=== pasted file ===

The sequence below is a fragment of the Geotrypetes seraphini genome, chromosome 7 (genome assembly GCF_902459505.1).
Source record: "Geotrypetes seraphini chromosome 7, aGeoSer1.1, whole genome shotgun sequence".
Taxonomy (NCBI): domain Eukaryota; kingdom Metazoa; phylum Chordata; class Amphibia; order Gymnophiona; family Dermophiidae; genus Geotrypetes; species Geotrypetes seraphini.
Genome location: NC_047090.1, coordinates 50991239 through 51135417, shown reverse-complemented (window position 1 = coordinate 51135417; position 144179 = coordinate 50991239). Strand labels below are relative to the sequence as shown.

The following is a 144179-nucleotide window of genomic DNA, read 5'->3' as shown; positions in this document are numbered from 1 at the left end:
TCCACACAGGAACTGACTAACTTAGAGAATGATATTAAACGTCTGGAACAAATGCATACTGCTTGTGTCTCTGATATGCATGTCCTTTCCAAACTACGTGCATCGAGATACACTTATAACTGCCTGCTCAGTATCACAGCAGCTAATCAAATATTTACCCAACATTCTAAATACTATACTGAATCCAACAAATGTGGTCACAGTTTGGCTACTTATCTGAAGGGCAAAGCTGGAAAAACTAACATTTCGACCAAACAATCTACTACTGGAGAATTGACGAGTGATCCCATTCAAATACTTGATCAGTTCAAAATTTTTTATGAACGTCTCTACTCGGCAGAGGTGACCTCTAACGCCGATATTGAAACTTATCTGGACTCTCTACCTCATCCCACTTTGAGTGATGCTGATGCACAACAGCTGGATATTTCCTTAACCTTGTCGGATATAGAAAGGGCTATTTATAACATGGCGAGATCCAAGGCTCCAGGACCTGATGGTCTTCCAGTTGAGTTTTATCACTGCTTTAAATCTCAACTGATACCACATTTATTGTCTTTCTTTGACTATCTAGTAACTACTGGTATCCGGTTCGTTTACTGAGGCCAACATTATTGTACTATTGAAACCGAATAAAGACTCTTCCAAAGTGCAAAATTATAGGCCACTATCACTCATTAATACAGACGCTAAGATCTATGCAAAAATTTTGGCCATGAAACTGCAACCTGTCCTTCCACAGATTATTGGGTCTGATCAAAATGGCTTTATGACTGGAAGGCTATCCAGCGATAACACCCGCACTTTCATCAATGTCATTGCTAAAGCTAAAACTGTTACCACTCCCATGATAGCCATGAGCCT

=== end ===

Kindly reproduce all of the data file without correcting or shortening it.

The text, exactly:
The sequence below is a fragment of the Geotrypetes seraphini genome, chromosome 7 (genome assembly GCF_902459505.1).
Source record: "Geotrypetes seraphini chromosome 7, aGeoSer1.1, whole genome shotgun sequence".
Taxonomy (NCBI): domain Eukaryota; kingdom Metazoa; phylum Chordata; class Amphibia; order Gymnophiona; family Dermophiidae; genus Geotrypetes; species Geotrypetes seraphini.
Genome location: NC_047090.1, coordinates 50991239 through 51135417, shown reverse-complemented (window position 1 = coordinate 51135417; position 144179 = coordinate 50991239). Strand labels below are relative to the sequence as shown.

The following is a 144179-nucleotide window of genomic DNA, read 5'->3' as shown; positions in this document are numbered from 1 at the left end:
TCCACACAGGAACTGACTAACTTAGAGAATGATATTAAACGTCTGGAACAAATGCATACTGCTTGTGTCTCTGATATGCATGTCCTTTCCAAACTACGTGCATCGAGATACACTTATAACTGCCTGCTCAGTATCACAGCAGCTAATCAAATATTTACCCAACATTCTAAATACTATACTGAATCCAACAAATGTGGTCACAGTTTGGCTACTTATCTGAAGGGCAAAGCTGGAAAAACTAACATTTCGACCAAACAATCTACTACTGGAGAATTGACGAGTGATCCCATTCAAATACTTGATCAGTTCAAAATTTTTTATGAACGTCTCTACTCGGCAGAGGTGACCTCTAACGCCGATATTGAAACTTATCTGGACTCTCTACCTCATCCCACTTTGAGTGATGCTGATGCACAACAGCTGGATATTTCCTTAACCTTGTCGGATATAGAAAGGGCTATTTATAACATGGCGAGATCCAAGGCTCCAGGACCTGATGGTCTTCCAGTTGAGTTTTATCACTGCTTTAAATCTCAACTGATACCACATTTATTGTCTTTCTTTGACTATCTAGTAACTACTGGTATCCGGTTCGTTTACTGAGGCCAACATTATTGTACTATTGAAACCGAATAAAGACTCTTCCAAAGTGCAAAATTATAGGCCACTATCACTCATTAATACAGACGCTAAGATCTATGCAAAAATTTTGGCCATGAAACTGCAACCTGTCCTTCCACAGATTATTGGGTCTGATCAAAATGGCTTTATGACTGGAAGGCTATCCAGCGATAACACCCGCACTTTCATCAATGTCATTGCTAAAGCTAAAACTGTTACCACTCCCATGATAGCCATGAGCCT